When you’re young, it’s easy to fall into the trap of thinking there’s no rush to save for retirement. But before you know it, you may find yourself in your 50s or 60s, and nowhere near your retirement savings goal.
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Even those who started saving early on may have concerns about saving enough for their retirement years. In fact, only 20 percent of people ages 45 to 54 said they are confident they saved enough for retirement last year, according to a one NerdWallet survey.
If you’re in your 50s or 60s and feel behind on your savings, there are things you can do to boost your nest egg. The first step is to use an online calculator, such as FINRA’s Retirement Calculator, to figure how much you should be saving, based on factors like your current age, income and retirement age goal.
If you discover you may come up short, here are five tips to help you catch up:
1. Contribute more to tax-advantaged retirement plans
One great way to catch up is to contribute more to tax-advantaged plans, including individual retirement accounts (IRA) and workplace plans like a 401(k). If you’re 50 or older, you are eligible to contribute beyond the maximum annual contribution limit.
The IRS rules for annual “catch-up” contributions allow you to contribute an extra $1,000 to IRAs, for a total of $6,500 in 2017, and an extra $6,000 to 401(k)s, for a total of $24,000 in 2017.
Contributing that extra cash is easier said than done, but it’s important to remember that if you contribute $6,000 to a tax-advantaged account like a traditional 401(k), your annual income will be reduced by less than $6,000 due to the tax savings (just how much depends on your tax bracket and financial situation). You can use FINRA’s “401(k) Save the Max” calculator to see if you’re on track to save as much as you’re allowed.
2. Explore ways to cut spending
Another way to boost your retirement savings is to cut down on what you’re spending now. Start by taking a hard look at your current budget. Budgeting is a function of what’s going in and what’s going out. If you’re able to cut out some spending (what’s going out), then you can, with discipline, put that money into a retirement savings account instead.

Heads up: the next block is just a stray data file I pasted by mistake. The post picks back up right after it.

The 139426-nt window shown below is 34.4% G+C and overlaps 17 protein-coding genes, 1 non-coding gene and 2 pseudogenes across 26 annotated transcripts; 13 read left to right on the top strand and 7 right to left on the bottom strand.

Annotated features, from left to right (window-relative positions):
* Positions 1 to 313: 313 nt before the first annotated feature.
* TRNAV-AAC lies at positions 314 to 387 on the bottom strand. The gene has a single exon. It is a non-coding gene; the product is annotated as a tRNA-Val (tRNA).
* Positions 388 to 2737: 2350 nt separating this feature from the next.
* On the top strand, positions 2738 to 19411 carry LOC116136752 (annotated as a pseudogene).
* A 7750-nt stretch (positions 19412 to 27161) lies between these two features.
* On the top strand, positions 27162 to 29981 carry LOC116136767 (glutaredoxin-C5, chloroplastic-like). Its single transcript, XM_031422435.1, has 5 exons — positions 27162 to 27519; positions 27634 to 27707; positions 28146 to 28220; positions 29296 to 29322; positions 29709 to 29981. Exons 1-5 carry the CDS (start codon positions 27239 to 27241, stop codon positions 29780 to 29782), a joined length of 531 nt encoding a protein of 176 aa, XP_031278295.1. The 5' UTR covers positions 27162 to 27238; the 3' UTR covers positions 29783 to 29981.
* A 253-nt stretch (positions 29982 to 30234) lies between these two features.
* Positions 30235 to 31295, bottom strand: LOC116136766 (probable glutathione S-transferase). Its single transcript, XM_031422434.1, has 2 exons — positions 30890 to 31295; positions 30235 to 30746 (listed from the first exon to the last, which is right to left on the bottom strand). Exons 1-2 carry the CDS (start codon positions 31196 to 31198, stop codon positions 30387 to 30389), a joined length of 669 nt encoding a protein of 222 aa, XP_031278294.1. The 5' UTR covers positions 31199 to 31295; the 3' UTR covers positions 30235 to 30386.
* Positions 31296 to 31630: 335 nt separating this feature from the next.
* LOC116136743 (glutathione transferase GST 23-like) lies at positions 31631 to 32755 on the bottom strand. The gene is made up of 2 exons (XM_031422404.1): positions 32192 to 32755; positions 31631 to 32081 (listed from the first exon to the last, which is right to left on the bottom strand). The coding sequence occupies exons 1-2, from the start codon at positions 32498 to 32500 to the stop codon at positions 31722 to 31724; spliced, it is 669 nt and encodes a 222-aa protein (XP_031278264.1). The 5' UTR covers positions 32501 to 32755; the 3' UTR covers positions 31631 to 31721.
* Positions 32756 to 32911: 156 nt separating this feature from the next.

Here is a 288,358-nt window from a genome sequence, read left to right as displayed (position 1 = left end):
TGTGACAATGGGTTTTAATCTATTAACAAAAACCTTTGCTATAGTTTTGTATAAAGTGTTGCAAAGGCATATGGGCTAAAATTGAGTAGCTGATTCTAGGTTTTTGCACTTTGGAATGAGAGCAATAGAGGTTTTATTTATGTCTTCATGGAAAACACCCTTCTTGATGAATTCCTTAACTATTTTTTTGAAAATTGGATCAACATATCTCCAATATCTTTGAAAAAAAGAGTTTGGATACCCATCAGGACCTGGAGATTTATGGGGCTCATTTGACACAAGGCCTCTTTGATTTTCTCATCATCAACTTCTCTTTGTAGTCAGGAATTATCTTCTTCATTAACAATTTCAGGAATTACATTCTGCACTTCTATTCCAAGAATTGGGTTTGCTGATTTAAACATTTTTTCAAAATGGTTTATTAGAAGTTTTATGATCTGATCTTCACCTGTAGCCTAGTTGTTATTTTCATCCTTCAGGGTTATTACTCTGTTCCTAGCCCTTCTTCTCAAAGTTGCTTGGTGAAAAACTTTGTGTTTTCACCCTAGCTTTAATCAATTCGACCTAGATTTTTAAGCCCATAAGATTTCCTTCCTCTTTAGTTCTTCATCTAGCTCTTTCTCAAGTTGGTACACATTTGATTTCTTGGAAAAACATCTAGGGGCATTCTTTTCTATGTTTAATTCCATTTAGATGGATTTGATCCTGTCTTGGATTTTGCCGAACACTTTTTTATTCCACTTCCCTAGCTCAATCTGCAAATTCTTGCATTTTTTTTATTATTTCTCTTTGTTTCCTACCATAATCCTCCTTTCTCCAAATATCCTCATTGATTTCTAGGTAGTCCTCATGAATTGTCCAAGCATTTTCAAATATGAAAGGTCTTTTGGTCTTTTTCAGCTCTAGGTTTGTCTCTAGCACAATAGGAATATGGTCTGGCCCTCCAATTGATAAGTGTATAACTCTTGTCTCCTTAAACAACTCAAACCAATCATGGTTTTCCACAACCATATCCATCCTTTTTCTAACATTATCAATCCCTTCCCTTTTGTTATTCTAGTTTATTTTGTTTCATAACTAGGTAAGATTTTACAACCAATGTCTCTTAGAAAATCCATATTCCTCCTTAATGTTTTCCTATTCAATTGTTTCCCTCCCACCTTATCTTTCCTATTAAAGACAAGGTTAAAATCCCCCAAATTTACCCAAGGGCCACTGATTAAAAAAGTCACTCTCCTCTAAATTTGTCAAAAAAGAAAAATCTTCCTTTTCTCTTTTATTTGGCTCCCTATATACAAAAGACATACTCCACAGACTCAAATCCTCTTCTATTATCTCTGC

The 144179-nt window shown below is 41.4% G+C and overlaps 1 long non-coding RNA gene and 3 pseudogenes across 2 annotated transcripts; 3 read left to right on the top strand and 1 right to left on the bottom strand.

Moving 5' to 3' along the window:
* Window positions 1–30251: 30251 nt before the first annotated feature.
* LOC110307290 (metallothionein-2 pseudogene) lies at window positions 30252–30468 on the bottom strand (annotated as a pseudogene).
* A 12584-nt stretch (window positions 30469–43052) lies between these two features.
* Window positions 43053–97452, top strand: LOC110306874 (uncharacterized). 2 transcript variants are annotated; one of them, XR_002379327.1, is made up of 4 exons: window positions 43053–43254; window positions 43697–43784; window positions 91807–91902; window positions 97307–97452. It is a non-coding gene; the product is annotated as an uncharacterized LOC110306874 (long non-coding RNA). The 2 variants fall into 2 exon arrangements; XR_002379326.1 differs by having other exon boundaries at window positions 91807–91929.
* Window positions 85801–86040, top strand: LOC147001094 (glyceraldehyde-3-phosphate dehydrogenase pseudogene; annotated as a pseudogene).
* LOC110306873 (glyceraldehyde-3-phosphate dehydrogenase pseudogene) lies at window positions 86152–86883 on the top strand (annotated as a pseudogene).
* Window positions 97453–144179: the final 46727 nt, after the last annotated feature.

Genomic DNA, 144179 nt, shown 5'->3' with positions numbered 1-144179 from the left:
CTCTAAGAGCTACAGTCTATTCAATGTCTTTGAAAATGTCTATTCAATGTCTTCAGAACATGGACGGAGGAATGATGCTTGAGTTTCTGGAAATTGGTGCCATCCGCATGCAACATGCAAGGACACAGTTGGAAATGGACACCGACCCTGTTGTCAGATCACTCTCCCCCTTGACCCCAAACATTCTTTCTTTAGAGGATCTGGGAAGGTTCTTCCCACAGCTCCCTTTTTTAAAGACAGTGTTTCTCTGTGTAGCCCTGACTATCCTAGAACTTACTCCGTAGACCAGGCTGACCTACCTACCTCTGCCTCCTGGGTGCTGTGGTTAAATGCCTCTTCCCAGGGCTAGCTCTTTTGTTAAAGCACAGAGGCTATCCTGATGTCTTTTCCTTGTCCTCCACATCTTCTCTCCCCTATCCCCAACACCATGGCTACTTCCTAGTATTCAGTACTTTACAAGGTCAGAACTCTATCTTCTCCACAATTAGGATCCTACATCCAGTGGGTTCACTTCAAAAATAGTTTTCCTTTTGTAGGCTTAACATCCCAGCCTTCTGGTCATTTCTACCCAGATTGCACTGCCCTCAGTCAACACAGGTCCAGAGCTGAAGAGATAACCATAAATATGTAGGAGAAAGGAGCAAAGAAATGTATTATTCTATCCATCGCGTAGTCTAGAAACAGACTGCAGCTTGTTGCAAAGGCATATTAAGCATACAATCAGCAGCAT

Fortunately, some expenses can decrease during retirement, such as commuting costs associated with driving to the office. If these changes aren’t substantial enough to affect your retirement savings, you may have to consider other significant cuts during retirement.
For example, you might consider moving to a less expensive home, getting rid of a car or moving to an area that is more walkable.
3. Consider working longer or more
There are some obvious advantages to working longer, such as having more time—and additional income—to save for your retirement. Another benefit is that the longer you put off receiving Social Security benefits after your full retirement age, the bigger payment you’ll receive once you do retire. That increase is two-thirds of one percent for each month that you delay receiving the benefits, or 8 percent annually, until you reach age 70.
RELATED: 5 Things You Need to Know About Social Security in 2017
If you choose not to remain in your standard job longer, you can consider taking on additional “jobs” through the gig economy (e.g., driving for a rideshare company or other freelance work) now or during your retirement to help push back the date when you start receiving Social Security benefits.
4. Get serious with “extra” money
If you receive a raise, inheritance, bonus or tax refund, resist the urge to splurge. Instead, allocate that extra cash to your retirement, preferably into an account with tax advantages. Don’t miss out on any opportunity to put your money to work for you, to help build a secure financial future.
5. Evaluate Investment Fees
Investing is never free. There are a number of fees that may apply to different types of accounts, and those investment fees can have a surprisingly large impact on your returns. It’s a good idea to conduct periodic check-ups on your financial accounts to ensure your money isn’t slowly being eaten away by high fees.
FINRA’s Fund Analyzer can help you get a handle on fees by allowing you to compare over 18,000 mutual funds and exchange-traded products. While you may not have much power to control fees in an employer-sponsored retirement plan, you certainly do when it comes to investments you make on your own.
Consider a hypothetical 50-year old that starts with $250,000 in a retirement account, and adds $20,000 to the account annually. If the account earns a 7 percent average annual return and pays 1 percent in fees, over the next 15 years, about $128,000 of that portfolio’s value will go to fees. Meanwhile, if that hypothetical 50-year old had the same retirement account, but paid 0.5 percent in fees, over 15 years only about $66,000 would go to fees—leaving her with an extra $62,000 in retirement savings.
To learn more about saving and investing, and keeping your finances in order, visit the Investors section of FINRA.org.